A total of 14 brands appear on the list, led by Toyota with three vehicles and Honda with two.
The full story can be found here. The following is what Edmunds.com’s editors wrote for both the electric/alternative technology category and the hybrid category:
Best Electric/Alternative Fuel Vehicle: 2013 Tesla Model S
Gee, should we pick a compact hatchback with a compromised trunk that can go about 80 miles on a charge and from zero to 60 mph in 10 seconds? Or, should we perhaps choose a grand, sexy luxury sedan with two trunks that can go 265 miles on a charge and from zero to 60 mph in 4.3 seconds? Decisions, decisions …
The latter, in case you’re unaware, is the Tesla Model S. Besides the generous range and truly incredible acceleration, the Model S is most impressive for feeling like a real car from a real auto manufacturer instead of a low-volume special haphazardly slapped together using bits and pieces from other carmakers. That doesn’t mean the Tesla is normal, however. An enormous central touchscreen controls almost everything, and for the most part does a good job of it. The trunk under the hatchback (versus the one up front where the engine would be) can be equipped with a pair of rear-facing jump seats. Perhaps most abnormal of all is the way it drives. The only thing that gets up to speed this quietly, effortlessly and rapidly is a magnetically launched roller coaster, while the Tesla’s incredibly wide stance and low center of gravity allow it to take corners with similar skill. It’s an astonishing vehicle that lives up to the hype and is without question the best electric car on the planet.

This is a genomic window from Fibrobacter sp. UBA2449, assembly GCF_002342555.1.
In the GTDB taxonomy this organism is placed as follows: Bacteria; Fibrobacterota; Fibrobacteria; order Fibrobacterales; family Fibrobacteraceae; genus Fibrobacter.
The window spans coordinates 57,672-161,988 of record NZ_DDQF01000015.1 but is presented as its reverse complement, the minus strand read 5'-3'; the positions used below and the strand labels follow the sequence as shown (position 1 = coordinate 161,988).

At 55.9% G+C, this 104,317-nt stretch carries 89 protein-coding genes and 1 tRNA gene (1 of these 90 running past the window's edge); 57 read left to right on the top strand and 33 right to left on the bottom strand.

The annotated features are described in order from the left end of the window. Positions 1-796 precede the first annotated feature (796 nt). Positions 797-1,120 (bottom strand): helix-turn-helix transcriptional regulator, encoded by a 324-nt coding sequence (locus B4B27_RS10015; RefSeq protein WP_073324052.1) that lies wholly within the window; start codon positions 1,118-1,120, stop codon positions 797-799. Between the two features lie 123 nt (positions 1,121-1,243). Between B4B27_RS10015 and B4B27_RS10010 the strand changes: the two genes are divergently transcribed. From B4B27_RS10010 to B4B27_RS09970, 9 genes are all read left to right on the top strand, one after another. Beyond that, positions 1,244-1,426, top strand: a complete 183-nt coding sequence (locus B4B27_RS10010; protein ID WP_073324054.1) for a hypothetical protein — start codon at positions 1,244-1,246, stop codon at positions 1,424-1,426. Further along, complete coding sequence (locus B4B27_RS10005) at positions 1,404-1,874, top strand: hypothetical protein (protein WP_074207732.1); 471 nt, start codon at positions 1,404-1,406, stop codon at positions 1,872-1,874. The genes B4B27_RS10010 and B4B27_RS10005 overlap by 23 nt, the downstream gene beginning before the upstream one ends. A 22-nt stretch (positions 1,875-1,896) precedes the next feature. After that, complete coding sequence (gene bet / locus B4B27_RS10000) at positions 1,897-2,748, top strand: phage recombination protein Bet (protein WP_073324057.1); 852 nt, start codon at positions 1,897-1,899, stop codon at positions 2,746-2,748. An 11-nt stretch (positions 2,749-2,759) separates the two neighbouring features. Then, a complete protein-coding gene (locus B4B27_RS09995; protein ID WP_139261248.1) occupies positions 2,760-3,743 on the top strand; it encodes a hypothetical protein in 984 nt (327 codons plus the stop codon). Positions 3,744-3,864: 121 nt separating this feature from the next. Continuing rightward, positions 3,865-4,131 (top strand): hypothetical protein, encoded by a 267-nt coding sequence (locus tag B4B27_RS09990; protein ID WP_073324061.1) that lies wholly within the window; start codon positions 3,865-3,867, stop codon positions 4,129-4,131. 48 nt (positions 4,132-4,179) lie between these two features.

Best Hybrid: 2013 Toyota Prius
There are hybrids that are better to drive and/or have more richly appointed cabins, but the most important attribute of a gasoline-electric car is fuel economy, and no traditional hybrid achieves a better EPA mpg combined figure than the Toyota Prius. The subcompact Prius C matches it, but then it can’t match the original’s generous passenger and cargo space. Actually, no other hybrid car can, as competitors like the Ford C-Max and Honda Civic hybrids are just conventional vehicles filled with and consequently compromised by batteries. Not only is the Prius’ backseat big enough to comfortably accommodate two adults, but its hatchback trunk can fit their luggage, too. No wonder the Prius is becoming so popular with cab companies.
The only sliver of news I have on GM-Volt.com’s alternative vehicle of choice is that last month the LG Chem began pre-production of batteries for the Volt.
According to M-Live, the Holland, Mich. plant says LG Chem’s spokesman confirmed pre-production testing” is underway for the batteries produced in Holland, Mich.
“Once manufactured, lithium ion batteries require a settling period before use, so the company anticipates making its first shipments in late September or early October,” said LG Chem spokesman Randy Boileau on Thursday, Aug. 1.
The 600,000 square foot plant was built at a cost of $303 million and had been intended as the source for the Volt and Ford Focus Electric in mid-2012.
As we know, the plant got into some hot water in February this year, but it appears that is history now.
This entry was posted on Friday, August 16th, 2013 at 5:55 am and is filed under General. You can follow any responses to this entry through the RSS 2.0 feed. Both comments and pings are currently closed.